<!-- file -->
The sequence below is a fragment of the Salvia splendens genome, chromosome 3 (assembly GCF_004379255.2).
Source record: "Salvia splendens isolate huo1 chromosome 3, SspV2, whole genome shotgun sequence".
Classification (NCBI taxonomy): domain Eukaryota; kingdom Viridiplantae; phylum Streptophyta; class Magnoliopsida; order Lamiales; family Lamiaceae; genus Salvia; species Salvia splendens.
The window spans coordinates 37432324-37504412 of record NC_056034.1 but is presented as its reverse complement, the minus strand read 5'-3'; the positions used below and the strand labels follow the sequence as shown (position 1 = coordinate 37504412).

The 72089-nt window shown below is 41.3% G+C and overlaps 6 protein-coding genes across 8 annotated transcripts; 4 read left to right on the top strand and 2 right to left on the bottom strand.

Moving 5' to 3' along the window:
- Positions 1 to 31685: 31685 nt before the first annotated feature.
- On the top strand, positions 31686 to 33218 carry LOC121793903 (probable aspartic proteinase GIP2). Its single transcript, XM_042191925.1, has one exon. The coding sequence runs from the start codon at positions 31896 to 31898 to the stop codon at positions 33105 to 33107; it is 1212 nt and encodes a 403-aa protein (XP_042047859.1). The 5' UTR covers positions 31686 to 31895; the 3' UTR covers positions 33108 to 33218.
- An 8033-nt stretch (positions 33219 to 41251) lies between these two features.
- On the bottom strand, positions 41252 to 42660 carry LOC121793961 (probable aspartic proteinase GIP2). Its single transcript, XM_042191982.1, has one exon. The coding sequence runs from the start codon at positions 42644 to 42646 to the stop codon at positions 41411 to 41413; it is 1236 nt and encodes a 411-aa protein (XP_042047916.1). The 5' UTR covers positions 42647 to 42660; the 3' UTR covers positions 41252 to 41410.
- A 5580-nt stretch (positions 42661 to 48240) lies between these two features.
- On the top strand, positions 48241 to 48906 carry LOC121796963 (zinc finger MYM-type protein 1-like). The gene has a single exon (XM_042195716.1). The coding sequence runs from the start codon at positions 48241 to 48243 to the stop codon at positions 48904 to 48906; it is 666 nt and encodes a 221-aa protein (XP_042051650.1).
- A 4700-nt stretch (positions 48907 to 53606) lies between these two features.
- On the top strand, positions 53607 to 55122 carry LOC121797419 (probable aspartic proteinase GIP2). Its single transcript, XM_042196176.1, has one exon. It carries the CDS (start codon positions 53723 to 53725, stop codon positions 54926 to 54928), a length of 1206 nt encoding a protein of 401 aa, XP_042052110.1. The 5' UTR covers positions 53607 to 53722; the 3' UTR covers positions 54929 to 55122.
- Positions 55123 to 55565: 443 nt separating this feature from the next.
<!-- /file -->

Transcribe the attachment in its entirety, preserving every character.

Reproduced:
The sequence below is a fragment of the Salvia splendens genome, chromosome 3 (assembly GCF_004379255.2).
Source record: "Salvia splendens isolate huo1 chromosome 3, SspV2, whole genome shotgun sequence".
Classification (NCBI taxonomy): domain Eukaryota; kingdom Viridiplantae; phylum Streptophyta; class Magnoliopsida; order Lamiales; family Lamiaceae; genus Salvia; species Salvia splendens.
The window spans coordinates 37432324-37504412 of record NC_056034.1 but is presented as its reverse complement, the minus strand read 5'-3'; the positions used below and the strand labels follow the sequence as shown (position 1 = coordinate 37504412).

The 72089-nt window shown below is 41.3% G+C and overlaps 6 protein-coding genes across 8 annotated transcripts; 4 read left to right on the top strand and 2 right to left on the bottom strand.

Moving 5' to 3' along the window:
- Positions 1 to 31685: 31685 nt before the first annotated feature.
- On the top strand, positions 31686 to 33218 carry LOC121793903 (probable aspartic proteinase GIP2). Its single transcript, XM_042191925.1, has one exon. The coding sequence runs from the start codon at positions 31896 to 31898 to the stop codon at positions 33105 to 33107; it is 1212 nt and encodes a 403-aa protein (XP_042047859.1). The 5' UTR covers positions 31686 to 31895; the 3' UTR covers positions 33108 to 33218.
- An 8033-nt stretch (positions 33219 to 41251) lies between these two features.
- On the bottom strand, positions 41252 to 42660 carry LOC121793961 (probable aspartic proteinase GIP2). Its single transcript, XM_042191982.1, has one exon. The coding sequence runs from the start codon at positions 42644 to 42646 to the stop codon at positions 41411 to 41413; it is 1236 nt and encodes a 411-aa protein (XP_042047916.1). The 5' UTR covers positions 42647 to 42660; the 3' UTR covers positions 41252 to 41410.
- A 5580-nt stretch (positions 42661 to 48240) lies between these two features.
- On the top strand, positions 48241 to 48906 carry LOC121796963 (zinc finger MYM-type protein 1-like). The gene has a single exon (XM_042195716.1). The coding sequence runs from the start codon at positions 48241 to 48243 to the stop codon at positions 48904 to 48906; it is 666 nt and encodes a 221-aa protein (XP_042051650.1).
- A 4700-nt stretch (positions 48907 to 53606) lies between these two features.
- On the top strand, positions 53607 to 55122 carry LOC121797419 (probable aspartic proteinase GIP2). Its single transcript, XM_042196176.1, has one exon. It carries the CDS (start codon positions 53723 to 53725, stop codon positions 54926 to 54928), a length of 1206 nt encoding a protein of 401 aa, XP_042052110.1. The 5' UTR covers positions 53607 to 53722; the 3' UTR covers positions 54929 to 55122.
- Positions 55123 to 55565: 443 nt separating this feature from the next.